Things I've Learned About Happiness

Sometimes I reminisce of the "good old days".

The days when I was younger and more "carefree". I had less responsibilities, less debt, less concern for consequences. Times seemed "simpler".

But were they? Or is my memory playing tricks on me?

If I look at my truth, I can clearly see that I abused my body, let people take advantage of me, sought the approval of others, and felt empty more often than I care to admit.

Though LIFE comes with more complications now, time and experience have give me their own gifts.

  • I feel more confident now in my body, and in my voice.
  • I appreciate what I have, instead of grasping for what I don't.
  • My boundaries are more clearly defined.
  • I tolerate less, and demand more- from both myself and others.
  • I have a better frame work for self-love and self-respect.

If I really look back at my younger years, my "carefreeness" didn't provide me with much care or freedom. And isn't that the goal in life? ...it is for me.

There came a time in my life when I hit a wall. I'll call that wall, "Enough".  

I could go on with an endless list of things I'd had enough of. But when I boil that list down to the essence of what I truly had had enough of, it came down to just one thing: want

I was tired of wanting.

Now, my list of wants is probably different than your list of wants. In fact, my list of wants is different than my list from last year, five years, twenty years ago. The point is, I'd had enough of WANTING. 

Wanting was the problem.

...I also need to say this, wanting isn't always necessarily a bad thing. But we'll get to that in a minute. 

When we come from a place of want, that opens an opportunity for suffering. 

Biologically, we're wired up for abundance. Way back in our primal days we had to work hard for survival, so the more resources we could acquire, the better off we'd be. Fast forward about two million years, here we are, emotional hoarders at heart.

We always seem to want more

Modern humans are tricky critters. We want peace, love, nourishment, safety, control, health, approval, validation, community, pride, yada, yada, yada. And those are legit things to want. In fact, they're good things to try to cultivate in one's life. But we get burnt out, confused, and depressed because we're looking to fulfill these desires with shit that doesn't serve us, and quite frankly, with stuff that sets us back.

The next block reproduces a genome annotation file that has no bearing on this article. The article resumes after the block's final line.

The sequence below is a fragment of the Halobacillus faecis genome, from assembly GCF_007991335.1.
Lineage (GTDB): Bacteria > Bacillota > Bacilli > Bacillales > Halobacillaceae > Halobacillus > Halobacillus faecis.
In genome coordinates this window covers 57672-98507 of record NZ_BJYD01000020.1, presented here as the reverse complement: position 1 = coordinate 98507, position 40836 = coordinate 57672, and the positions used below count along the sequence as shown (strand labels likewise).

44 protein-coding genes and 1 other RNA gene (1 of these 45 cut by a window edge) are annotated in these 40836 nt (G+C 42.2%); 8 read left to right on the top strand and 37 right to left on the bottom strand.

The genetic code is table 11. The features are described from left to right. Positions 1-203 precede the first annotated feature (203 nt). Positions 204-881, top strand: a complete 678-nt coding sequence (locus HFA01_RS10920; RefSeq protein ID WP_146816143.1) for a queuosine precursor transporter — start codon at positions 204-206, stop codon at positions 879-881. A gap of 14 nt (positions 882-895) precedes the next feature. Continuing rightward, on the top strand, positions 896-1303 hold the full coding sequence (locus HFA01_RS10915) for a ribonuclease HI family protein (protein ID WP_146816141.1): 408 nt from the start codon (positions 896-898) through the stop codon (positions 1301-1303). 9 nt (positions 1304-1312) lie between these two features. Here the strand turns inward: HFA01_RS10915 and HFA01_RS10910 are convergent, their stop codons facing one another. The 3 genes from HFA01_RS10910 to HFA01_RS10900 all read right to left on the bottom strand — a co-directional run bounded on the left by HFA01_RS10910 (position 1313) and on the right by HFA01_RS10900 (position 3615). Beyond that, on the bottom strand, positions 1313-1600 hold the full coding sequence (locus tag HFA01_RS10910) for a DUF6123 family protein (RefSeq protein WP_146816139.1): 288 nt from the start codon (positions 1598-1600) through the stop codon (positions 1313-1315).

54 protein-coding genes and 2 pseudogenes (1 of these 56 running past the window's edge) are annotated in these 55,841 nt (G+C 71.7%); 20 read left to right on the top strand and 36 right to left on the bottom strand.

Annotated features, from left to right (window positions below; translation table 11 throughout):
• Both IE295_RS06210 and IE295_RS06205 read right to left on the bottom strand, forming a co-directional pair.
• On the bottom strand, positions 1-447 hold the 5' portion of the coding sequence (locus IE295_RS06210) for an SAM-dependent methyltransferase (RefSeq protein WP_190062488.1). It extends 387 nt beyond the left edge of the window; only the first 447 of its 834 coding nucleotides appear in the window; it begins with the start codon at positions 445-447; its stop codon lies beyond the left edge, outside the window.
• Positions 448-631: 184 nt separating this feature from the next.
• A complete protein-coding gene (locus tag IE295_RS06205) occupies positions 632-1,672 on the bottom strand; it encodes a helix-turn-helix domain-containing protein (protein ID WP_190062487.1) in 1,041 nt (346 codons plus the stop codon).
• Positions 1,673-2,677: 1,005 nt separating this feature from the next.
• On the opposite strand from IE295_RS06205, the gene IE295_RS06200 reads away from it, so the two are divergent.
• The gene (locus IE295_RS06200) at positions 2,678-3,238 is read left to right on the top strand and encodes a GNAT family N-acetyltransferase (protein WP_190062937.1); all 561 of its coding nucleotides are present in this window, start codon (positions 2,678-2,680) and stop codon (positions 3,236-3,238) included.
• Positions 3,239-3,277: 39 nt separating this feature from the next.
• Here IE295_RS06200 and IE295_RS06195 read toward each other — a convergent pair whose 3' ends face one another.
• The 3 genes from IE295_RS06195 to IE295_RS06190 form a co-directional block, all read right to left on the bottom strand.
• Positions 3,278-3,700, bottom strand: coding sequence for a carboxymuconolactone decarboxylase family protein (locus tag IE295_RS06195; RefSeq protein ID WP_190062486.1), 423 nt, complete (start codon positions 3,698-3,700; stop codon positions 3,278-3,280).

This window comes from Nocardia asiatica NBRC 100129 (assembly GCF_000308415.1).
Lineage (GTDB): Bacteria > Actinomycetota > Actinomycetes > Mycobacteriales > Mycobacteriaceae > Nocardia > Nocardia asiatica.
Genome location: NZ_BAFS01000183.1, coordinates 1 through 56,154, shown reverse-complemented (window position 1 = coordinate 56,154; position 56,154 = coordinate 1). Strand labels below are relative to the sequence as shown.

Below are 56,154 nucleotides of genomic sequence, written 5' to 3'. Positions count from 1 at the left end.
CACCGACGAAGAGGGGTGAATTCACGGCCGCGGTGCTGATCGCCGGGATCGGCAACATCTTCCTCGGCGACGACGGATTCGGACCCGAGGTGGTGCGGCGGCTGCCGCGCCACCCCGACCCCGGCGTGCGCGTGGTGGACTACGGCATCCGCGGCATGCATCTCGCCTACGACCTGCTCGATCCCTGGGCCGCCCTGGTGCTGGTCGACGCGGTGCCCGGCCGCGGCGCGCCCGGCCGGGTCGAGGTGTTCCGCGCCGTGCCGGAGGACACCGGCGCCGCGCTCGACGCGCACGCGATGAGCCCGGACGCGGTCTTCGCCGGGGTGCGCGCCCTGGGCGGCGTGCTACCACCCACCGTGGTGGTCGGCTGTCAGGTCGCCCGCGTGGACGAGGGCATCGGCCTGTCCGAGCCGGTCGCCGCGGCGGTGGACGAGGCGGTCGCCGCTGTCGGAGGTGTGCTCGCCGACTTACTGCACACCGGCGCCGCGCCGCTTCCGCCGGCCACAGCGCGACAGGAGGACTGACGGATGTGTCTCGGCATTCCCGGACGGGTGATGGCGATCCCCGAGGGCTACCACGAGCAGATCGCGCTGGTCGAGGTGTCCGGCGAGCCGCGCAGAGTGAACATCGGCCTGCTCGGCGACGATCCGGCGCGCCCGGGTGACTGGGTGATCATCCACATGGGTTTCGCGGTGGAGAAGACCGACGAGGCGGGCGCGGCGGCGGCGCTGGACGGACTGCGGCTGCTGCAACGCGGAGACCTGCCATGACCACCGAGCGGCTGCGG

I also think another problem is, we're forgetting to identify these feelings and calling them all happiness

We seem to be a society who's bumbling around, wanting to be happy all the time. But we can't be. We're not supposed to be.

Happiness is a feeling, much like sadness, loneliness, compassion, satisfaction, anger, affection, etc. and it ebbs and flows from one moment to the next.

A life of happiness is an unrealistic expectation.

And you won't find it at the bottom of a bottle, whether it's booze or skin cream. It's not found with likes, follows, or retweets. And the more you chase down this elusive happiness, the less likely you are to snag it. 

And wanting happiness won't create happiness. 

IRONICALLY, I truly believe the more we sit with, and accept the concept that happiness isn't a WAY of life, but rather, a MOMENT in life, the easier it will be to recognize it when it arrives. 

It will release the burden of having to work for something that's impossible to have in the first place. And that is fucking liberating. That is freedom.

My youth was filled with wild "carefree" times, living with abandon, with over stimulated senses. But it wasn't happiness. And I wouldn't trade this sense of balance, peace, and confidence that grows more securely in my mind as I age, for a single minute from my past.

I'm grateful for the memories. I appreciate the experiences. But now it's time to create space for more fulfilling ventures. 

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